Emergency Exemptions From Environmental Laws Applicable To The Coronavirus Pandemic

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The national response to the coronavirus crisis will face several impediments and obstacles, but federal and state environmental laws should not be among them. Most of these laws have emergency exemptions that allow the usual (and sometimes lengthy) procedures to be bypassed, and some substantive requirements to be waived, in instances of true urgency. Furthermore, nearly all environmental consent decrees include force majeure provisions that will excuse performance with compliance obligations under certain circumstances. This Client Alert provides a preliminary review of many of these exemptions and exceptions to ordinary environmental obligations.

Responding to the National Emergency

It is too early to know all that must be done to cope with this crisis, but some that can be imagined would ordinarily be subject to environmental regulation.

To pick one example that is already apparent, if some of the more dire predictions of the virus's spread come true, the nation's supply of hospital beds will be overwhelmed, and it will be necessary to build many new medical treatment facilities. If this was to be done with federal money, it could ordinarily be deemed to be a major federal action (or perhaps many actions—one for each facility) requiring impact assessments and possibly environmental impact statements (EISs) under the National Environmental Policy Act (NEPA).

However, President Trump's declaration of a national emergency on March 13 invoked the Robert T. Stafford Disaster Relief and Emergency Assistance Act (Stafford Act). In addition to giving many powers to the Federal Emergency Management Agency, the Stafford Act provides an exemption from NEPA for immediate response actions. 42 U.S.C. § 5159, 44 C.F.R. § 10.8.

Many of these facilities might be built in existing hospital parking lots or other open land. However, it is possible that some will require demolishing existing buildings. The Stafford Act also gives the President the authority to clear debris and wreckage resulting from major disasters. 42 U.S.C. § 5173(a).

The text of NEPA contains no emergency exemptions. However, the implementing regulations of the Council on Environmental Quality authorize lead agencies to make "alternative arrangements" in emergency situations. 40 C.F.R. § 1506.11. For disasters and other emergencies abroad, Executive Order 12114 (Environmental Effects Abroad of Major Federal Actions) provides (in section 2-5) for exemptions from environmental review requirements for relief action.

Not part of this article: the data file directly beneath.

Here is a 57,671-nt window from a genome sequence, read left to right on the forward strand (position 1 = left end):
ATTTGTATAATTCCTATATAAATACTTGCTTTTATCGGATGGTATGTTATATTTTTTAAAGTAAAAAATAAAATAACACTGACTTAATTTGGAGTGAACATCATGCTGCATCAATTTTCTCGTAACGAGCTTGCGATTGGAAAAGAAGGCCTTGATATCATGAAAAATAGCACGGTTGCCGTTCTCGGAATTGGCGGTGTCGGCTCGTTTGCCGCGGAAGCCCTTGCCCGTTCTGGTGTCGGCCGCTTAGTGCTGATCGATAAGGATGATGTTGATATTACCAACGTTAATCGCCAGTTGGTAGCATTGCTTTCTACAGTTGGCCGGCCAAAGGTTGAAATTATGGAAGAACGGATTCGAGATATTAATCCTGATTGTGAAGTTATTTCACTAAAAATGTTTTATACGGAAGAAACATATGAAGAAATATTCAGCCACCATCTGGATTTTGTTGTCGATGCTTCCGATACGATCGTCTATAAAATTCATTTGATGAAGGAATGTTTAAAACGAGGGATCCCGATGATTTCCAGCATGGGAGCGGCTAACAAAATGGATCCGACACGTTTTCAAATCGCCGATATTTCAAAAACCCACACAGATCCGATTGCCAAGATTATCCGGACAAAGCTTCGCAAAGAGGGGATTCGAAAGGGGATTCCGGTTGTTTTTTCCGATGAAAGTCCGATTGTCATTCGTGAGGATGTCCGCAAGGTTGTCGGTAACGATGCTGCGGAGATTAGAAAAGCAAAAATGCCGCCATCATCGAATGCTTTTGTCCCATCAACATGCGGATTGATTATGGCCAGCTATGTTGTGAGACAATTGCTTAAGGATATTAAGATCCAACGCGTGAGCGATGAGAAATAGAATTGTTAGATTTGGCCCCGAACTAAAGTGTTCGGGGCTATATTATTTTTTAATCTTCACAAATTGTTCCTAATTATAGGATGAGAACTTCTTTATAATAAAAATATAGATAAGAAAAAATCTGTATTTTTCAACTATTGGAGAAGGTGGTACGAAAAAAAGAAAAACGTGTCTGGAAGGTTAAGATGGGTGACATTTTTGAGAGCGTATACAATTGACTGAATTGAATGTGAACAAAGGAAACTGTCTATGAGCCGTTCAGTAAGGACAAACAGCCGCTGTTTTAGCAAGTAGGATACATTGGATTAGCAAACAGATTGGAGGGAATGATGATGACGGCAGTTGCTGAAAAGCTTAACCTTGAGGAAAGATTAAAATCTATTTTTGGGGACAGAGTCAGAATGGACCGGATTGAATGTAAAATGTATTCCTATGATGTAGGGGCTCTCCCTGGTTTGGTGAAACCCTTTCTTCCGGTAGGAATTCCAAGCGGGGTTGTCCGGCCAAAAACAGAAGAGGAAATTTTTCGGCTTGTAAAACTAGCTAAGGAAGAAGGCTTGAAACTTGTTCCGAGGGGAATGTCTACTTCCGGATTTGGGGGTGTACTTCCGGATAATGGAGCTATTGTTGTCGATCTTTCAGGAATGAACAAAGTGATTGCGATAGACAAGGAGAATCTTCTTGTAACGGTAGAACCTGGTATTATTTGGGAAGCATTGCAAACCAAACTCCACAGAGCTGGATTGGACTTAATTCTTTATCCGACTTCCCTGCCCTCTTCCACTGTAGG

Additionally, after the terrorist attacks of September 11, 2001, the U.S. Environmental Protection Agency (EPA) used its enforcement discretion and issued "no action assurances" to allow certain actions that would otherwise violate the Clean Air Act. This included, for example, rules regarding vapor recovery at gasoline pumps and certification rules for tank truck carriers.

State Environmental Exemptions During Emergency Response

Several states have laws comparable to NEPA that govern actions requiring discretionary state or local approvals. These might otherwise require environmental review of new construction, but these, too, tend to have emergency exemptions.

One example is New York's State Environmental Quality Review Act (SEQRA). The regulations under it exempt from the EIS requirement "emergency actions that are immediately necessary on a limited and temporary basis for the protection or preservation of life, health, property or natural resources, provided that such actions are directly related to the emergency and are performed to cause the least change or disturbance, practicable under the circumstances, to the environment." 6 N.Y.C.R.R. § 617.5(c)(42). The courts have interpreted this provision broadly to encompass events that at first glance do not look much like emergencies (such as prison overcrowding and homelessness), but obviously the response to the coronavirus would qualify.

New York, like many...

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